How can yoga help my sports?
Good question for athletes to ask. And very important to performance. Yoga helps an athlete on a many physical and mental levels and bridges the gap between the two.
If we start with the physical body, we look at all parts from a cellular level. In other words, everything in the body breaks down to individual cells that breathe, are nourished, discharge, and need to rejuvinate until the end of their life, 28 days later.
We have billions of cells in the body. This cell, is the basis of all tissue, bones, muscles, fluids. The cells of the body are nourished by the blood flow, the rivers of life in the body, that bring nutrients and oxygen and take away the trash and carbon dioxide. Oxygen is the life force that supports these cells besides nutrients that we eat. The higher our oxygen levels in the blood flow, the more our cells can recharge. The cells literally gobble up oxygen. Generally, most people are starved for oxygen (and water, most of us are chronically dehydrated… H2O…..water is made up of oxygen) in our societies, lung problems like asthma are considered normal, our houses are cold and wet at least 3 months a year. We are never taught how to breathe. Was anyone out there taught how to breathe properly through your nose?
Lack of oxygen in the body leads to disease on every level. Oxygen is what supports the healing abilities of the circulatory, respiratory and endocrine systems. Oxygen is the most important ingrediant for tissue renewal.
On a cellular level, yoga helps athletes by increasing the bodies ability to feed the cells. By stretching the heart and lungs, we increase their size, then by using breathing techniques, we increase lung capacity which affects performance. We increase the blood flow by increasing the heart rate, (remember, heart is stretched too so it gains in capacity as well) by going into dynamic postures, called asanas, that require strength and determintion to hold. The heart rate can double in some postures in 10 seconds. Yoga trains the heart rate to come down just as quickly, by slowing the breath on the exhale.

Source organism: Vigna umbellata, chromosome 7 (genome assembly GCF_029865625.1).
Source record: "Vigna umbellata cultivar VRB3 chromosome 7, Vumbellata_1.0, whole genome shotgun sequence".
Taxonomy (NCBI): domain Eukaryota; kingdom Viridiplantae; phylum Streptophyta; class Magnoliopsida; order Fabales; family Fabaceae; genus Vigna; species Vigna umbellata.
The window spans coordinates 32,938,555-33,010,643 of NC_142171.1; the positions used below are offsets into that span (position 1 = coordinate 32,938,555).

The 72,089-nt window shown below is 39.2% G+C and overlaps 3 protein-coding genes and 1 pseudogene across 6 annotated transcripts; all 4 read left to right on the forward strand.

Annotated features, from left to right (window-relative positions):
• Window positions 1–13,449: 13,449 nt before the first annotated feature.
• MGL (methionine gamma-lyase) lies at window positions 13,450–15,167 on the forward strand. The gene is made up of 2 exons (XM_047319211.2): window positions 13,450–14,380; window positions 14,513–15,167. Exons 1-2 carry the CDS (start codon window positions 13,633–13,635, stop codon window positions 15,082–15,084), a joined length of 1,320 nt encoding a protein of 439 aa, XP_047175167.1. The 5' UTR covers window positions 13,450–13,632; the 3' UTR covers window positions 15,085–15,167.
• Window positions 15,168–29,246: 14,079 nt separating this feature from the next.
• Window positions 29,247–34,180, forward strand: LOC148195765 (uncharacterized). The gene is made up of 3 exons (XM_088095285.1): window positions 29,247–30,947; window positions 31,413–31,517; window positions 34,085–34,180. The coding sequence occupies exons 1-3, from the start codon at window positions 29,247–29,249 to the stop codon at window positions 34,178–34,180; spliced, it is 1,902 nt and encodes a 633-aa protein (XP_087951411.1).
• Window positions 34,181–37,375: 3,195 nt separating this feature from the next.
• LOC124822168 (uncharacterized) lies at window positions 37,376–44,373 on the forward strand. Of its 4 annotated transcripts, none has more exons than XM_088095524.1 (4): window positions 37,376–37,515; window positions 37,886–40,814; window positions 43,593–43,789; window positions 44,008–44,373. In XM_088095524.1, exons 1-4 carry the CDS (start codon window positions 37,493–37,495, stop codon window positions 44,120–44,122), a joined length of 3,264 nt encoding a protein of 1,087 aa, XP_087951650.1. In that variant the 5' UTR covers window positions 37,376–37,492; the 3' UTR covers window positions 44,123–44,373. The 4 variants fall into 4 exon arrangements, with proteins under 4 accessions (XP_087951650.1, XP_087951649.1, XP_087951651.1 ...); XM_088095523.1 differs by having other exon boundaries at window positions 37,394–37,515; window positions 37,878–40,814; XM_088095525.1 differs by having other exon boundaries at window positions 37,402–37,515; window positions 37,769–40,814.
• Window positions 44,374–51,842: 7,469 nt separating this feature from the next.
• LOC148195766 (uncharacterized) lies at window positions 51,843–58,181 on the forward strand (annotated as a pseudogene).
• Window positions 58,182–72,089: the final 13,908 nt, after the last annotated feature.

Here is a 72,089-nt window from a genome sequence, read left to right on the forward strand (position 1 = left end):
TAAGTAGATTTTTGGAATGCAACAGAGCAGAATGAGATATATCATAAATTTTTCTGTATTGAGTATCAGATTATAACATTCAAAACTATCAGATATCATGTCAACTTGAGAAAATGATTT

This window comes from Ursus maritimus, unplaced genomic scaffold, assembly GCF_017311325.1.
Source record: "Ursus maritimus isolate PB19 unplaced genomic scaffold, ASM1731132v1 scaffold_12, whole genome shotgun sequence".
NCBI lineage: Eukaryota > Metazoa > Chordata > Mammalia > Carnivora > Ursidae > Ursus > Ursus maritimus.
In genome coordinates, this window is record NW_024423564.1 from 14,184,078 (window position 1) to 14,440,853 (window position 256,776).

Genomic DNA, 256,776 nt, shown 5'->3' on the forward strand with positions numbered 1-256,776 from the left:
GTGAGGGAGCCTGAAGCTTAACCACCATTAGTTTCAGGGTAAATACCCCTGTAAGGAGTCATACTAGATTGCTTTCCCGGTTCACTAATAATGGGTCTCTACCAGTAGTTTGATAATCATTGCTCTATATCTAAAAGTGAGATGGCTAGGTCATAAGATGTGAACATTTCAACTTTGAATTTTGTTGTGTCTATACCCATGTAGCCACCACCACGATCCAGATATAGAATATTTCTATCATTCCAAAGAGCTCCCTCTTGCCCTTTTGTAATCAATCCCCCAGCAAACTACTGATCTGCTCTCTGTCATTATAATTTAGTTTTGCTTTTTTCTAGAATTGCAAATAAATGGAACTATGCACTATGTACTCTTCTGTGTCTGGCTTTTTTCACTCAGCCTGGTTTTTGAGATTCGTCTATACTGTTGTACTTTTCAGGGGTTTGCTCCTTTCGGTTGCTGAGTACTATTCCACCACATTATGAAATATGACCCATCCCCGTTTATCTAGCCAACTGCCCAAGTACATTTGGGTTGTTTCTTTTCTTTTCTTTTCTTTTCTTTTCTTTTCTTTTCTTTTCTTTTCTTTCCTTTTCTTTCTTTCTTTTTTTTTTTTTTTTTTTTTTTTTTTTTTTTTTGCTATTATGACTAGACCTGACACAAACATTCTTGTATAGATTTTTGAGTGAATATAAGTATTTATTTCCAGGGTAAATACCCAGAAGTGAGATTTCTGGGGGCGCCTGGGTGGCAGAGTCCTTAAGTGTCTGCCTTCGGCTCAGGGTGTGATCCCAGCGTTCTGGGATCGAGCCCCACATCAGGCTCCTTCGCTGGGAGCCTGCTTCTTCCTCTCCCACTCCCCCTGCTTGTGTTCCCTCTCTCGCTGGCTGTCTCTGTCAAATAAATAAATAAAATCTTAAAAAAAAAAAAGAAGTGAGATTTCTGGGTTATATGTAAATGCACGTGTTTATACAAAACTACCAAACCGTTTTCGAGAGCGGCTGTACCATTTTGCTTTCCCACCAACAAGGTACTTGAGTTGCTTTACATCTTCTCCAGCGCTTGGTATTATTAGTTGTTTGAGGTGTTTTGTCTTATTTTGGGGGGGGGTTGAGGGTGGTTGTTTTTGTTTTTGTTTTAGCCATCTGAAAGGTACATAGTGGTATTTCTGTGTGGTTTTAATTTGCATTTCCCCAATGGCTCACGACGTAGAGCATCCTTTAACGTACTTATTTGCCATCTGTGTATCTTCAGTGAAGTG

Circulation is moved in yoga by movement, inversions, increasing the heart rate, and applying the “tournequet effect, essentially creating a dam of the blood flow and opeing the dam to surge into areas with extra power and thus extra healing power. We do this all over the body in a yoga practice. Asanas will target different areas.
Asanas stretch the body by using the body to traction itself. This takes a combination of strength and flexibility. Those two go hand in hand as a practioner gains in flexibility, they will also gain strength. Asanas stretch and open tight, frozen, and stiff areas in the body like joints, muscles, and fascia tissues. If the circulation can get in with the movements, it can bring healing cells and oxygen. The body will increase it’s oxygen level in the body as there is more circulation to more areas. We increase our life force, our prana, our chi.
As an athlete, studying pranayama in yoga has enormous benefits on lung control, knowing how the breath affects the body, deep breathing with pelvic floor turned on or off, lifting energy, grounding energy, all through the use of breath, prana. The benefits of having this awareness and ability to use the respiratory, circulatory systems and prana systems at their peak is a huge advantage. . To understand the practice of pranayama is a tremendous edge over other competotors as well as a way to live a better life.